Apple again blocks latest version of Java through OS X anti-malware system

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Comments

  • Reply 21 of 49

    Quote:

    Originally Posted by Gazoobee View Post


     


    Yeah, but this is exactly one of those areas when you shouldn't be using a Java based program.  In a school situation, you are legally responsible for that information. You can be sued.  You can even attract criminal charges if something happens to the students info.  It's a very sensitive area. 


     


    School is the very last place that Java should be used.  



    Stop it, you scold. Get off your high horse.


     


    People are required to use what they have access to or are told to.

  • Reply 22 of 49
    gqbgqb Posts: 1,934member

    Quote:

    Originally Posted by lkrupp View Post



    I completely understand that Apple is acting to protect the vast majority of its users, users who have no idea what Java is or even if they have it installed.



    But shouldn't they also have an option for users who know the risks but want Java anyway, an option to allow the installation of the plugin?


    Made sense when your machine was stand-alone. But now its like sharing a hot-tub with someone with a communicable disease.


    The question isn't why Apple is blocking it, but why others aren't.

  • Reply 23 of 49
    jragostajragosta Posts: 10,473member
    Stop it, you scold. Get off your high horse.

    People are required to use what they have access to or are told to.

    Understood, but I think he's referring to the developers. The developers shouldn't be making programs like that in Java and school districts should be very cautious about buying it. Obviously, it's not the poor student's fault that they have to use Java.

    It's much like the Flash issues from a few years ago. Lots of people used Flash because it was easy, but it was a resource hog and a security problem. Apple pointed out how terrible it was and the industry slowly moved away from it - to the point that you don't get many "Flash is an essential part of the Internet and we can't live without it" claims any more.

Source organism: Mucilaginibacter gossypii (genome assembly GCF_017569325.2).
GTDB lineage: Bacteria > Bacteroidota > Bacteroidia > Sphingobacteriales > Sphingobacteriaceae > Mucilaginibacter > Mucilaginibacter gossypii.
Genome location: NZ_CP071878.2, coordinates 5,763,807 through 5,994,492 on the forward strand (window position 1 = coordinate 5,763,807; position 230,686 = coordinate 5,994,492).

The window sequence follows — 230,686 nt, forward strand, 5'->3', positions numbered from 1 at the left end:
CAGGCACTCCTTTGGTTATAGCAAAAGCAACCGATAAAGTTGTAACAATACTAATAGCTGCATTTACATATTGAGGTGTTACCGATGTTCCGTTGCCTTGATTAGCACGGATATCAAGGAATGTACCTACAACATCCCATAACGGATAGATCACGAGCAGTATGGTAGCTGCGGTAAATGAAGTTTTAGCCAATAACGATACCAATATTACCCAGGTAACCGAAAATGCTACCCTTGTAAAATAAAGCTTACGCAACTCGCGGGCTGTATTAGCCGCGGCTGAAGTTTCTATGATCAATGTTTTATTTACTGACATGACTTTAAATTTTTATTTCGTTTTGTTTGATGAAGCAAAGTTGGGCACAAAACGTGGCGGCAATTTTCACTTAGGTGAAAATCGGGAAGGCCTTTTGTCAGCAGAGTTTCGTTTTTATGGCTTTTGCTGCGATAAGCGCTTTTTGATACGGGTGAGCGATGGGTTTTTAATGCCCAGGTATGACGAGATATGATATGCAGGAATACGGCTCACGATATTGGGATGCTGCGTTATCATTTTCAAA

Same thing will probably happen with Java.
  • Reply 24 of 49

    Quote:

    Originally Posted by maffk View Post



    Some of us still use Snow Leopard, you know!



    This has affected my team's work today. We rely on using a Java applet to do our work. We have resorted to using a Windows 7 VM!



    By the way, it is NOT just Safari. Firefox is affected too.



    Apple, please sort it out.


    Firefox is independently blocking Java: http://www.informationweek.com/security/application-security/firefox-moves-to-block-java-silverlight/240147408

  • Reply 25 of 49

    Quote:

    Originally Posted by jragosta View Post



    Understood, but I think he's referring to the developers. 


    Yes, but to go on a finger-waving rant about "developers should..... blah blah" with some poor teacher who is just trying to do his/her job is quite unwarranted, unhelpful, and snotty.


     


    Also, I agree that it will/should go the way of Flash. Unfortunately, there is still the issue of "in the meantime, what do we do"?

  • Reply 26 of 49


    Initially, I thought it was Firefox that was blocking the plug-in, this morning. However, when I click the 'click to play' button to activate it, it loads the Admin login for Software Update. Of course, once checked, SU reports that there are no updates available.


     


    On checking Firefox Add ons, the Java Applet plug-in is showing as "enabled".

     


    The same thing happens with Safari.

  • Reply 27 of 49
    macxpressmacxpress Posts: 5,849member

    Quote:

    Originally Posted by jragosta View Post





    Understood, but I think he's referring to the developers. The developers shouldn't be making programs like that in Java and school districts should be very cautious about buying it. Obviously, it's not the poor student's fault that they have to use Java.